The tall layer cakes you see at the bakery always look so impressive sitting on a cake stand or plate and sliced with two layers of filling. Somehow the two-layer cakes I make don't quite stack up (pun intended). But most recipes for the home baker are written for two layer cakes.
This book has recipes to make those fabulously tall, triple-layer cakes. I wouldn't buy it as a first cake cookbook (Rose Levy Beranbaum's "The Cake Bible" or Nick Malgieri's "Perfect Cakes" coes to mind as better beginning cake baking cookbooks), but this book does deserve a place on the shelf if you really enjoy baking cakes and want to make the kind of cakes that will inspire "oohs" and "ahs" when you bring them to the table. There is a great variety of recipes. The recipe categories are: chocolate cakes, vanilla cakes, fruit-flavored cakes; nut and spice cakes; cakes with a world of flavor (e.g. chai, dulce de leche, black forest, blue cornmeal), and finally holiday and special occasion cakes. The last chapter has recipes for three different kinds of wedding cakes that will serve 80-100 people if you feel adventurous and want to bake a wedding cake!
Each cake recipe is followed by the recipe for a frosting and often a different filling that go with it so you don't have to flip to a separate section of the book to find the frosting or filling that will suit the cake you have chosen. The frosting choices and the cake flavors sound amazing. She covers the expected combinations: chocolate cakes with toasted coconut-pecan frosting or different types of chocolate frosting; vanilla cakes with white chocolate, white chocolate buttercream or chocolate frosting; strawberry shortcake; boston cream pie. She pumps up standard cake flavors with more adventurous frosting or filling choices (chocolate cake with peanut butter frosting and chocolate peanut butter glaze, cakes with mango mousse or peach mousse filling, apricot carrot cake; banana cake with praline filling and white chocolate ganache(!); marbled lemon blueberry butter cake. And then she pulls out the stops with cakes I can't wait to try: pina colada cake, maple walnut cake, dulce de leche cake, chocolate hazelnut cake.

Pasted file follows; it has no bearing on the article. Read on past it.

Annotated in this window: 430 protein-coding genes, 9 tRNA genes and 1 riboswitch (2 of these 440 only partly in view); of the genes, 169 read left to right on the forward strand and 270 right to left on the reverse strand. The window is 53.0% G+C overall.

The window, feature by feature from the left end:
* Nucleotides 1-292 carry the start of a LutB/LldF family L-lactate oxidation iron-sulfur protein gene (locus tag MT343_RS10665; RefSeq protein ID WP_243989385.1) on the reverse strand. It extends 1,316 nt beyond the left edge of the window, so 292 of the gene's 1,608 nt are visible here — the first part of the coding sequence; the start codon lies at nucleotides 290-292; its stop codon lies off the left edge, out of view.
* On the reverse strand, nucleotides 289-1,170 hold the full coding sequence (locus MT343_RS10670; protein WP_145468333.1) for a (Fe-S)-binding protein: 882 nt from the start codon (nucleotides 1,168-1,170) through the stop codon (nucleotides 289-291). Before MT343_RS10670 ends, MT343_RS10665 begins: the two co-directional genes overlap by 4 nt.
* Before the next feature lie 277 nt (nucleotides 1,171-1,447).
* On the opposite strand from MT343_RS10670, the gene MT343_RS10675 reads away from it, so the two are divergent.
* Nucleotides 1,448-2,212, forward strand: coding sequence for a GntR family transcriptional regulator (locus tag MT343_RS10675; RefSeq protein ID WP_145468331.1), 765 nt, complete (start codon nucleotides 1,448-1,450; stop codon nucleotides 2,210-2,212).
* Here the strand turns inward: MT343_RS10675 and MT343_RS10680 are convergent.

The photography is fantastic, bordering on "food porn." There isn't a photo for every cake but more than half of the recipes do have photos and they will make you want to bake those cakes.
If you already do a lot of cake baking, you may be surprised (as I was) by the mixing technique. I was taught the creaming method where you first beat the butter then add the sugar and beat some more until it is fluffy, and finally add the flour and other dry ingredients alternately with the liquid ingredients. Most of the butter cake recipes in this book use the two-stage method where the butter, all the dry ingredients and some of the liquid go into the mixing bowl at the beginning and after this is beaten smooth, the eggs and remaining liquid goes in. I found this so unexpected that, after reading this technique in several of the recipes, I had to go back to the baking techniques section at the beginning of the book to find out why. The author believes "the two-stage method produces a more finely textured cake and is more dependable" than the creaming method. Now that fall is here and my kitchen isn't so hot, I'll be trying these recipes I've been drooling over and will see if I agree.
The trouble is, I've been poring over the pictures and recipes so long, I can't decide which cake to make first! My friends and family may be eating a lot of cake.